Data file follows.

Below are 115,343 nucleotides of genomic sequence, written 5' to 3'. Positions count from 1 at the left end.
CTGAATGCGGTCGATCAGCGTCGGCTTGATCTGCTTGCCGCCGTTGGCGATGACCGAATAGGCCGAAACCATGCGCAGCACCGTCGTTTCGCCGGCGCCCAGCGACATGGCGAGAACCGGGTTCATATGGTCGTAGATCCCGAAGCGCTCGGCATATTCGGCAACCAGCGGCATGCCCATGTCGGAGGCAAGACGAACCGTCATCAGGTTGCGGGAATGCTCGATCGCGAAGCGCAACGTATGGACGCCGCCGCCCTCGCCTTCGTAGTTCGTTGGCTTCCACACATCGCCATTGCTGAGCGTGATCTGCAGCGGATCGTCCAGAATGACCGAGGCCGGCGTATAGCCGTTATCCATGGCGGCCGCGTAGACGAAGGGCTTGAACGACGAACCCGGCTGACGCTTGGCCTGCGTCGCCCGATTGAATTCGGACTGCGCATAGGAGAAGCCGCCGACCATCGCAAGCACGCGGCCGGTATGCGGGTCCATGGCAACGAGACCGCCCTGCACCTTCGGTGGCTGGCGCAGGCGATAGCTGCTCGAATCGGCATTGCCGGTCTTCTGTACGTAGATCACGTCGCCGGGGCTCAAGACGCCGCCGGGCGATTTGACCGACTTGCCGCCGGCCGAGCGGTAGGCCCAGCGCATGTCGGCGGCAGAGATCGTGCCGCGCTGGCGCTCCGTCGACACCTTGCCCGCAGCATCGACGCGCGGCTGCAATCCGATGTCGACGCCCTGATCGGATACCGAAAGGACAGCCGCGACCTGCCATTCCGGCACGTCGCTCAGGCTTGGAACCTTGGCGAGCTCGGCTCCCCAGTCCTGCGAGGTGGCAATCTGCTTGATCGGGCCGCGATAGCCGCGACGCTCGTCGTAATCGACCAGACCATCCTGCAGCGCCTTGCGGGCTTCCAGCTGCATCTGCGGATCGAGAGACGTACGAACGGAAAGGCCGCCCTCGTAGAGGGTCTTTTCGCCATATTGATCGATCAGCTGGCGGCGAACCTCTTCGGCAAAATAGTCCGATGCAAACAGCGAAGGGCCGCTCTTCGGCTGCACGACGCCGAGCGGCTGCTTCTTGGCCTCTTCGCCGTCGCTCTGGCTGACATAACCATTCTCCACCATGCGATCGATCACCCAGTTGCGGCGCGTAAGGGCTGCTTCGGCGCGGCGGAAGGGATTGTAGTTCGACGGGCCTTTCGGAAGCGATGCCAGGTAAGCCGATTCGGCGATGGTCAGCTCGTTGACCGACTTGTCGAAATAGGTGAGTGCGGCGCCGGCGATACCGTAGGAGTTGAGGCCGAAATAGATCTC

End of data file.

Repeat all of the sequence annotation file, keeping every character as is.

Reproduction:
Below are 115,343 nucleotides of genomic sequence, written 5' to 3'. Positions count from 1 at the left end.
CTGAATGCGGTCGATCAGCGTCGGCTTGATCTGCTTGCCGCCGTTGGCGATGACCGAATAGGCCGAAACCATGCGCAGCACCGTCGTTTCGCCGGCGCCCAGCGACATGGCGAGAACCGGGTTCATATGGTCGTAGATCCCGAAGCGCTCGGCATATTCGGCAACCAGCGGCATGCCCATGTCGGAGGCAAGACGAACCGTCATCAGGTTGCGGGAATGCTCGATCGCGAAGCGCAACGTATGGACGCCGCCGCCCTCGCCTTCGTAGTTCGTTGGCTTCCACACATCGCCATTGCTGAGCGTGATCTGCAGCGGATCGTCCAGAATGACCGAGGCCGGCGTATAGCCGTTATCCATGGCGGCCGCGTAGACGAAGGGCTTGAACGACGAACCCGGCTGACGCTTGGCCTGCGTCGCCCGATTGAATTCGGACTGCGCATAGGAGAAGCCGCCGACCATCGCAAGCACGCGGCCGGTATGCGGGTCCATGGCAACGAGACCGCCCTGCACCTTCGGTGGCTGGCGCAGGCGATAGCTGCTCGAATCGGCATTGCCGGTCTTCTGTACGTAGATCACGTCGCCGGGGCTCAAGACGCCGCCGGGCGATTTGACCGACTTGCCGCCGGCCGAGCGGTAGGCCCAGCGCATGTCGGCGGCAGAGATCGTGCCGCGCTGGCGCTCCGTCGACACCTTGCCCGCAGCATCGACGCGCGGCTGCAATCCGATGTCGACGCCCTGATCGGATACCGAAAGGACAGCCGCGACCTGCCATTCCGGCACGTCGCTCAGGCTTGGAACCTTGGCGAGCTCGGCTCCCCAGTCCTGCGAGGTGGCAATCTGCTTGATCGGGCCGCGATAGCCGCGACGCTCGTCGTAATCGACCAGACCATCCTGCAGCGCCTTGCGGGCTTCCAGCTGCATCTGCGGATCGAGAGACGTACGAACGGAAAGGCCGCCCTCGTAGAGGGTCTTTTCGCCATATTGATCGATCAGCTGGCGGCGAACCTCTTCGGCAAAATAGTCCGATGCAAACAGCGAAGGGCCGCTCTTCGGCTGCACGACGCCGAGCGGCTGCTTCTTGGCCTCTTCGCCGTCGCTCTGGCTGACATAACCATTCTCCACCATGCGATCGATCACCCAGTTGCGGCGCGTAAGGGCTGCTTCGGCGCGGCGGAAGGGATTGTAGTTCGACGGGCCTTTCGGAAGCGATGCCAGGTAAGCCGATTCGGCGATGGTCAGCTCGTTGACCGACTTGTCGAAATAGGTGAGTGCGGCGCCGGCGATACCGTAGGAGTTGAGGCCGAAATAGATCTC